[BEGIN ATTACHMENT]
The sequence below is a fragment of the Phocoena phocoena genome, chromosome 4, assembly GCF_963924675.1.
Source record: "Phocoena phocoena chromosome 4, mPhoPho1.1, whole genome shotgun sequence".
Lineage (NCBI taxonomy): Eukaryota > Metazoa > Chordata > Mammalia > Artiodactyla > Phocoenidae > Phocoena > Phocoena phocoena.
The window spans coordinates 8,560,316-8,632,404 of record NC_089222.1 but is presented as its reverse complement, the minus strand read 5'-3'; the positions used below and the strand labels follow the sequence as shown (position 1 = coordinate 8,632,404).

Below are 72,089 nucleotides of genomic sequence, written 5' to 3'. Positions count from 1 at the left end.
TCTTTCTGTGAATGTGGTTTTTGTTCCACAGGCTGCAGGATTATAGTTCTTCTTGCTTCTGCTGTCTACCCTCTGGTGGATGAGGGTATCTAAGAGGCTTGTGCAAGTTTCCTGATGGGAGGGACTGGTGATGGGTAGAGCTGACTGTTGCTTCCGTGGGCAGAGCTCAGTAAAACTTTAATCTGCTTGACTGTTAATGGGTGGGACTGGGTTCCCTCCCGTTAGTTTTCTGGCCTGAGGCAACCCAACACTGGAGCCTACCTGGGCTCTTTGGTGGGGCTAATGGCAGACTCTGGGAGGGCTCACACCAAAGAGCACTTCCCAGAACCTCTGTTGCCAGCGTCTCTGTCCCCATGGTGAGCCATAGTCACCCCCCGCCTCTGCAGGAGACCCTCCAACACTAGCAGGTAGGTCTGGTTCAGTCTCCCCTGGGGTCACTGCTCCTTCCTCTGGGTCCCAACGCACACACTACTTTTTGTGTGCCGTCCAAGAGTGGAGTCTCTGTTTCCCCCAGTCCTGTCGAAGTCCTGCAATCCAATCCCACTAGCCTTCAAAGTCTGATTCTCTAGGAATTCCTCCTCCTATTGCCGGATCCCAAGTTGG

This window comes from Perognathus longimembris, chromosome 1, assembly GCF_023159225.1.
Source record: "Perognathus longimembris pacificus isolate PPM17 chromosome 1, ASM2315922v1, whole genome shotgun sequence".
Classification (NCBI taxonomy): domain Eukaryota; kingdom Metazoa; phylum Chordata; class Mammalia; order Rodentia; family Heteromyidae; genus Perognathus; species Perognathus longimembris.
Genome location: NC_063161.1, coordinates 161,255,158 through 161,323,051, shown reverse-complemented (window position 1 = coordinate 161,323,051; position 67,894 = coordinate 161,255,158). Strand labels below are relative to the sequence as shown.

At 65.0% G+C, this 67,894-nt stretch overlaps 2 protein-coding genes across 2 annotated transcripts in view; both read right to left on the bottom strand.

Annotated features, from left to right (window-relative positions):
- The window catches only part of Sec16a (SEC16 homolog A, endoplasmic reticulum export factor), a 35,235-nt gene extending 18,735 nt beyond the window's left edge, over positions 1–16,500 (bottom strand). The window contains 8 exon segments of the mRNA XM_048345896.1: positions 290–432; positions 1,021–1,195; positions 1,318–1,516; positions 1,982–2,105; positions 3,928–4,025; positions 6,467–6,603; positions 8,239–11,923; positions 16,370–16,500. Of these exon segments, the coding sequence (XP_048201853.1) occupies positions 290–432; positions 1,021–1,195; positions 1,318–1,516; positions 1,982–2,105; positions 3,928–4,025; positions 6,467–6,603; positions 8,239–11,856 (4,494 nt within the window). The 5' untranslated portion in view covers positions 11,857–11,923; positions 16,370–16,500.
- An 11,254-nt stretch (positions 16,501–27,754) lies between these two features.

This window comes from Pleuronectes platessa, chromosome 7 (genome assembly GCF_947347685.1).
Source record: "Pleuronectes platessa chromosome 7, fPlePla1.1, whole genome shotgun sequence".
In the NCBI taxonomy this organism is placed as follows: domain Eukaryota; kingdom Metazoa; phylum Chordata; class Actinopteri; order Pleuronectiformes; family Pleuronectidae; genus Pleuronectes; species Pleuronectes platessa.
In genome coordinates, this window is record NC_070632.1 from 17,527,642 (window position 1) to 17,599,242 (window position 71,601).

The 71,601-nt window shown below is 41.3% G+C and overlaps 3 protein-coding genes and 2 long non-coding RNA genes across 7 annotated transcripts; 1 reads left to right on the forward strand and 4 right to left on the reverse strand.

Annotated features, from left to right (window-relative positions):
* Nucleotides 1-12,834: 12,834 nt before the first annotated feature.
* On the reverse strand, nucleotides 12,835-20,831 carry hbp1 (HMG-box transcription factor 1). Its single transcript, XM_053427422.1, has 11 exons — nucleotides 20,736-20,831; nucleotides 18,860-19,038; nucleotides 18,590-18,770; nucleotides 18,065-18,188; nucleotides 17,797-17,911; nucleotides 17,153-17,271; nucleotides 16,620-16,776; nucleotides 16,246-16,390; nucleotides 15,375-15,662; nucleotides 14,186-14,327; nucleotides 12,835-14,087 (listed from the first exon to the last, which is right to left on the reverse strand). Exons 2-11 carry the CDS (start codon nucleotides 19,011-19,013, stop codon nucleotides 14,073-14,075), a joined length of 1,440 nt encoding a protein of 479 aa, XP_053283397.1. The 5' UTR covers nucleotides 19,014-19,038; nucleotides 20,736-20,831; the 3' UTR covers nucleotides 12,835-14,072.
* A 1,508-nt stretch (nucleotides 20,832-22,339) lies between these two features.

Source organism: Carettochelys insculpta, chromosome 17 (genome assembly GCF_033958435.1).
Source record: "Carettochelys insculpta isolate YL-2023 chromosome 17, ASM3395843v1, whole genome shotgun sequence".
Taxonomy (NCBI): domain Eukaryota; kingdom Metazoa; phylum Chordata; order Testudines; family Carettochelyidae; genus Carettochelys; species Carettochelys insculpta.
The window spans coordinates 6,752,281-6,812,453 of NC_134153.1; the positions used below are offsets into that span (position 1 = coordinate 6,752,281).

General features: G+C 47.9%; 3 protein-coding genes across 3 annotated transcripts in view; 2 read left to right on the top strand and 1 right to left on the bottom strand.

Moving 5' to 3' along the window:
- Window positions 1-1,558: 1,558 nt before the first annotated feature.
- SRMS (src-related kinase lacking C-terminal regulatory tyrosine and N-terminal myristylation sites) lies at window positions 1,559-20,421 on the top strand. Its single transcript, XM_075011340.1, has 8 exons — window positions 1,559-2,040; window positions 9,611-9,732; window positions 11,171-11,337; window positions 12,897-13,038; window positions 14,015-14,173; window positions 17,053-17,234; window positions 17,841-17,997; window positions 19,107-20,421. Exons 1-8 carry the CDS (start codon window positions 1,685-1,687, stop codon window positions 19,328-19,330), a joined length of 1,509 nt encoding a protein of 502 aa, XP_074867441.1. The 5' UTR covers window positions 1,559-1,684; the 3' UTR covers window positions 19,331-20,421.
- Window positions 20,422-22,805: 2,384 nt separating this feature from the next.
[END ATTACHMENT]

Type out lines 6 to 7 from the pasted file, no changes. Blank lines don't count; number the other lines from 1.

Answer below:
TCTTTCTGTGAATGTGGTTTTTGTTCCACAGGCTGCAGGATTATAGTTCTTCTTGCTTCTGCTGTCTACCCTCTGGTGGATGAGGGTATCTAAGAGGCTTGTGCAAGTTTCCTGATGGGAGGGACTGGTGATGGGTAGAGCTGACTGTTGCTTCCGTGGGCAGAGCTCAGTAAAACTTTAATCTGCTTGACTGTTAATGGGTGGGACTGGGTTCCCTCCCGTTAGTTTTCTGGCCTGAGGCAACCCAACACTGGAGCCTACCTGGGCTCTTTGGTGGGGCTAATGGCAGACTCTGGGAGGGCTCACACCAAAGAGCACTTCCCAGAACCTCTGTTGCCAGCGTCTCTGTCCCCATGGTGAGCCATAGTCACCCCCCGCCTCTGCAGGAGACCCTCCAACACTAGCAGGTAGGTCTGGTTCAGTCTCCCCTGGGGTCACTGCTCCTTCCTCTGGGTCCCAACGCACACACTACTTTTTGTGTGCCGTCCAAGAGTGGAGTCTCTGTTTCCCCCAGTCCTGTCGAAGTCCTGCAATCCAATCCCACTAGCCTTCAAAGTCTGATTCTCTAGGAATTCCTCCTCCTATTGCCGGATCCCAAGTTGG

This window comes from Perognathus longimembris, chromosome 1, assembly GCF_023159225.1.